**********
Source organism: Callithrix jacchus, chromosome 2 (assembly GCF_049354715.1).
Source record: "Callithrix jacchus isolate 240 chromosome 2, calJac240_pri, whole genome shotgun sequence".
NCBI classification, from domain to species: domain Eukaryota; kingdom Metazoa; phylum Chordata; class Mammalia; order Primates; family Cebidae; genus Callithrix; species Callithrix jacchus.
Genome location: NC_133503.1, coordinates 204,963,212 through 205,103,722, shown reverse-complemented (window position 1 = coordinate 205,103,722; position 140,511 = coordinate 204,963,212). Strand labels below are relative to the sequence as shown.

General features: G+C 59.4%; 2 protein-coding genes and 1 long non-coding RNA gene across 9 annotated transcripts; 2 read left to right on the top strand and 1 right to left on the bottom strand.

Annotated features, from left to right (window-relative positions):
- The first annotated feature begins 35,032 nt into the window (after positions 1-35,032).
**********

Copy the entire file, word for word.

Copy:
Source organism: Callithrix jacchus, chromosome 2 (assembly GCF_049354715.1).
Source record: "Callithrix jacchus isolate 240 chromosome 2, calJac240_pri, whole genome shotgun sequence".
NCBI classification, from domain to species: domain Eukaryota; kingdom Metazoa; phylum Chordata; class Mammalia; order Primates; family Cebidae; genus Callithrix; species Callithrix jacchus.
Genome location: NC_133503.1, coordinates 204,963,212 through 205,103,722, shown reverse-complemented (window position 1 = coordinate 205,103,722; position 140,511 = coordinate 204,963,212). Strand labels below are relative to the sequence as shown.

General features: G+C 59.4%; 2 protein-coding genes and 1 long non-coding RNA gene across 9 annotated transcripts; 2 read left to right on the top strand and 1 right to left on the bottom strand.

Annotated features, from left to right (window-relative positions):
- The first annotated feature begins 35,032 nt into the window (after positions 1-35,032).